And all the Host their Gen'ral's Praises sing.
But he with wonted Care proceeds to End
The vast Design, such early Joys attend;
VVith rich Rewards he chears his Men again,
And leads them down with Courage to the Plain,
[Page 14] There plants divided Troops on distant Ground,
To force a City they not half surround.
Thus moves he brightly like some wand'ring Star,
And scorns the heavy Arts of Common VVar;
His Actions by their Merits brightly blaze,
He needs no Council, and he seeks no Praise.
VVhile other Gen'rals tedious Projects Form,
He Thinks, and Acts, and VVins Applause by Storm;
With furious Courage stands and Tempts his Fate,
But Heav'n still spares the MAN to Bless the STATE.
With Threat'ning Look each ready Britain stands,
And sharp-edg'd VVeapons grace their VVar-like Hands,
Obsequious Silence waits the Gen'ral's Nod,
As Ancient Grecians watch'd the Delphian God.
Mean while each trembling Tow'r with horrid Dread,
Loosen'd its Walls, and shook its batter'd Head,
The lofty VVorks, which shou'd the Town defend,
The shocks of hostile Thunder widely rend;
Amidst these Crowds of Terrors and Despair,
The Britains for a sharp Assault prepare;
The Spaniards see and shun their low'ring Fates,
And widely open their submissive Gates.
And now the mighty Deed is greatly done,
A King reliev'd and Kingdoms bravely won;
The Warlike Chief, with Glory fir'd his Breast,
Forgot his Pleasures, and forsook his Rest;
[Page 15] The Austrian fix'd he boldly onward bent,
And Conquer'd Rebel Countries as he went.
The stubborn Catalans, unus'd to bow,
Gladly submit to firm Subjection now;
With joyful Shouts their happy Monarch greet,
And leave their Mountains for the Regal Seat;
That strong-built Fort, whose State the rest excell'd,
And thrice Ten Thousand Gallick Foes repell'd,
Afraid to strive, her Iron Gates unlock'd,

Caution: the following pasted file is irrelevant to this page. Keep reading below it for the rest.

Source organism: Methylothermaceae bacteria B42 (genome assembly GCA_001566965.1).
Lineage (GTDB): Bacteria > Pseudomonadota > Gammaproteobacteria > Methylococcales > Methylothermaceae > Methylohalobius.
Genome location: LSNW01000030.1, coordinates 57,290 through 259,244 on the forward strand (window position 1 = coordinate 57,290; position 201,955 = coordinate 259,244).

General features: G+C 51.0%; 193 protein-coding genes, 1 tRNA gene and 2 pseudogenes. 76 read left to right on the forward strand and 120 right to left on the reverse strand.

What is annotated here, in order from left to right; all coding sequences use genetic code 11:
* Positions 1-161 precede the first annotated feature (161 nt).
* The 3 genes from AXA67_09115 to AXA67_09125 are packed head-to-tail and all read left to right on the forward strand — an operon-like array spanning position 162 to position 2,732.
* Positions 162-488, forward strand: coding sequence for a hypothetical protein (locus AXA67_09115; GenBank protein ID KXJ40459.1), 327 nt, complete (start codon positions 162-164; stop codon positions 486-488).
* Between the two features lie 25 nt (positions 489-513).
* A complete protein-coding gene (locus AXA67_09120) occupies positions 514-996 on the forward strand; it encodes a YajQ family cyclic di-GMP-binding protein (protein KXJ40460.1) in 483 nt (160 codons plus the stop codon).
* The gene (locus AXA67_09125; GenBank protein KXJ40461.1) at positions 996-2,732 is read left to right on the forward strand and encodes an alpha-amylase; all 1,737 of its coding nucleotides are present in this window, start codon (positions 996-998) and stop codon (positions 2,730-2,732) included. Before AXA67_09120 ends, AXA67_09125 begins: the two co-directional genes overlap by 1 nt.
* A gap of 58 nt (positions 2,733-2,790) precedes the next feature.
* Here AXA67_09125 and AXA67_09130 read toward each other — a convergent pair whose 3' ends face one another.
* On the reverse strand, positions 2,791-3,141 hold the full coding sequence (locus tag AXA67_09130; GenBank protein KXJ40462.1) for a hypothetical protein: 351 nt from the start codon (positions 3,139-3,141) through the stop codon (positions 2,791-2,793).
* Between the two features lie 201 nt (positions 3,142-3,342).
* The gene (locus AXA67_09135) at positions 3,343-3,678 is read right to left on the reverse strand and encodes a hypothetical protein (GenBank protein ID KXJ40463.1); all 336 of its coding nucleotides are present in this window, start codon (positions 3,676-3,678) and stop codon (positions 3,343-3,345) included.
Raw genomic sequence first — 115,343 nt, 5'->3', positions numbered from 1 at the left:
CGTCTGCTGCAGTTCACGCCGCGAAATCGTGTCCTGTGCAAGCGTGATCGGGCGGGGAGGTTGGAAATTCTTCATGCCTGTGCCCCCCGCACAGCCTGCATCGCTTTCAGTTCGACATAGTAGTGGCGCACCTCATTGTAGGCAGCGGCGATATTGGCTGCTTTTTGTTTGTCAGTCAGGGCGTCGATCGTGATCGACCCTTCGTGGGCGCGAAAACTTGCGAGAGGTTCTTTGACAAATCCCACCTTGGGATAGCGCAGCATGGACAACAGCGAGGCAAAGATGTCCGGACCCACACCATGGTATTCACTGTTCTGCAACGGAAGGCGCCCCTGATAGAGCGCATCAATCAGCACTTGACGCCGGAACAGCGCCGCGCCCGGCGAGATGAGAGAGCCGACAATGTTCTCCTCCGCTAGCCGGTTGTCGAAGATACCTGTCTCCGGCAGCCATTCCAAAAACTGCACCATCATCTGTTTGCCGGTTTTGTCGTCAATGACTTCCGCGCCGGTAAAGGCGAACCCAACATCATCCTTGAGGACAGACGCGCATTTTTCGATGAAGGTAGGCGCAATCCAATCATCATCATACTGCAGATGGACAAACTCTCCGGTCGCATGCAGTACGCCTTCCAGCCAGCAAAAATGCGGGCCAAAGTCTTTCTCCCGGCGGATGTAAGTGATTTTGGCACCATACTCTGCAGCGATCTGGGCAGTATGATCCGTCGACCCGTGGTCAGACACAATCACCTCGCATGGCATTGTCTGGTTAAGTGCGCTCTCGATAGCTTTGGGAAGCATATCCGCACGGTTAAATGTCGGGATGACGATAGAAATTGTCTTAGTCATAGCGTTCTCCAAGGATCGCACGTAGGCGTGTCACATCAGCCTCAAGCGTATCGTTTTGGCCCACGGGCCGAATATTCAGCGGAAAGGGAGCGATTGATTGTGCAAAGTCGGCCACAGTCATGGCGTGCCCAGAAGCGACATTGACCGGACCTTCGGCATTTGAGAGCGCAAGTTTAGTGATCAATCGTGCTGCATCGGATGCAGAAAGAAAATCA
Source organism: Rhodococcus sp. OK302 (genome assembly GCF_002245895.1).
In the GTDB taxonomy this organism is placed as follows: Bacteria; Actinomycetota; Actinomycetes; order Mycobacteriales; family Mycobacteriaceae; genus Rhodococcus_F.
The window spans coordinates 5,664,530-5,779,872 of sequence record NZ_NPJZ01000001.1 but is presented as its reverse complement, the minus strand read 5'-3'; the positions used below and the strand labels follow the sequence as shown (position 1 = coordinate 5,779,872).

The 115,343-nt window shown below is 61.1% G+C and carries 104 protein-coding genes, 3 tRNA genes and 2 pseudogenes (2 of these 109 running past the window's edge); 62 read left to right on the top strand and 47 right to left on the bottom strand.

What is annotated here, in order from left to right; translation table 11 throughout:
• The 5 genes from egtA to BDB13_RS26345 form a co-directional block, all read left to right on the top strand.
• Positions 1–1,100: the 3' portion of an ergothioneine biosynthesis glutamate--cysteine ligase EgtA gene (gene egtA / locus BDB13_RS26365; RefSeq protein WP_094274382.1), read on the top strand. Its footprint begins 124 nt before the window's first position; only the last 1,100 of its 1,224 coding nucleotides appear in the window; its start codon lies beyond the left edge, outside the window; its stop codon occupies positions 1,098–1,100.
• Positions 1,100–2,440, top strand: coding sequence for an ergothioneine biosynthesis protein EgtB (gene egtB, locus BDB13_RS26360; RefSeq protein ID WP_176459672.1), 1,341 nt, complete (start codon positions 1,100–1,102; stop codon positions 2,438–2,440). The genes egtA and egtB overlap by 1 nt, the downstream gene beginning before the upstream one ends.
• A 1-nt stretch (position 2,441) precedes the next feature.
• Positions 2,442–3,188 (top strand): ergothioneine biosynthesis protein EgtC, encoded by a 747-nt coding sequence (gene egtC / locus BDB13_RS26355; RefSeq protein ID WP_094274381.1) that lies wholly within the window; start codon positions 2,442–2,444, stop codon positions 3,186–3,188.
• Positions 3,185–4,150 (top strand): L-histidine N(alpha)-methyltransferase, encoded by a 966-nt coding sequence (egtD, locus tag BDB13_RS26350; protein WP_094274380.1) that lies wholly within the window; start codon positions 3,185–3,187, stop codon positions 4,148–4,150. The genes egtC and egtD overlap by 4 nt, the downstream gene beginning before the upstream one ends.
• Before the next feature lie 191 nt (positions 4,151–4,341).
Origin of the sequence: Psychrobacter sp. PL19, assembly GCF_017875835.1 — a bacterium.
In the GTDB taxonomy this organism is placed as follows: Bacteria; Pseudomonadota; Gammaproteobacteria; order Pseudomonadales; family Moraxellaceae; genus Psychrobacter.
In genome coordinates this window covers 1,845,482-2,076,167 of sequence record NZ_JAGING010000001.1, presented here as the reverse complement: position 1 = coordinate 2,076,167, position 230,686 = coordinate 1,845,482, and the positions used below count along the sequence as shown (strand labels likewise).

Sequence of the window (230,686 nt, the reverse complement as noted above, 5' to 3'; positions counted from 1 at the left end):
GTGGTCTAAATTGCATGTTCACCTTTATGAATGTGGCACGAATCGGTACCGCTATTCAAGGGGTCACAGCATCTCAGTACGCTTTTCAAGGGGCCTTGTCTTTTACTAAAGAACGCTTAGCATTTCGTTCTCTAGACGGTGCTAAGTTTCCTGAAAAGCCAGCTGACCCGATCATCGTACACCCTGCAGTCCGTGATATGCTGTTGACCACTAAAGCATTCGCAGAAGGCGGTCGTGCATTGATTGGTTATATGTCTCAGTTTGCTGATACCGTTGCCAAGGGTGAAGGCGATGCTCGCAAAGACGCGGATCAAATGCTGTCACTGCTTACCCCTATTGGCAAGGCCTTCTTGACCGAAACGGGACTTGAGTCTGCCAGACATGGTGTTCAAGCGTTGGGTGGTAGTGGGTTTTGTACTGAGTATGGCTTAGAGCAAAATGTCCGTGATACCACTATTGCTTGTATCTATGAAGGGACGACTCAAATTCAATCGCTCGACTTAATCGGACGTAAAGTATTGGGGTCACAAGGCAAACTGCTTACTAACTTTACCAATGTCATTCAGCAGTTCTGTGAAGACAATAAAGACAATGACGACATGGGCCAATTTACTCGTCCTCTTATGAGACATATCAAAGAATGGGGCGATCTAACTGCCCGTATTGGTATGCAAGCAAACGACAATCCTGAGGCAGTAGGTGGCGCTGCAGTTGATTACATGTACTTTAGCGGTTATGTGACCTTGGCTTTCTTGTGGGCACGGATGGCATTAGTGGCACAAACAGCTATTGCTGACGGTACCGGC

And calmly open'd when CAMILLUS knock'd:
To his Successful Arms whole Nations yield,
And freely give him up an untry'd Field;
At his bless'd Feet the Rich Tortosa lay,
And Matchless Conduct gain'd him Lerida;
Valencia's Kingdom Gloriously he won,
And triumph'd o'er the prostrate Arragon.
But hold, unwary Muse, no higher soar,
He that did this, alas! must do no more:
Oh! that thy Numbers cou'd but reach my Aim,
How wou'd I celebrate his Glorious Name!
How wou'd I Paint the Battles he has won,
And all the Noble Actions he has done!
How wou'd I Paint him spilling Gen'rous Blood,
And tempting Death for his dear Country's good!
How wou'd I draw his two illustrious Sons,
Proud of their mangled Flesh and shatter'd Bones!
[Page 16] How wou'd I tune my elevated Song,
To Shame those Men who do CAMILLUS wrong!
But since his VVorks thro' Clouds are forc'd to Shine,
How can I hope Success for such as mine!
Let Vertue be Rewarded if it can,
VVhen Gratitude forgets so Great a MAN.

This keyboarded and encoded edition of the work described above is co-owned by the institutions providing financial support to the Text Creation Partnership. This Phase I text is available for reuse, according to the terms of Creative Commons 0 1.0 Universal. The text can be copied, modified, distributed and performed, even for commercial purposes, all without asking permission.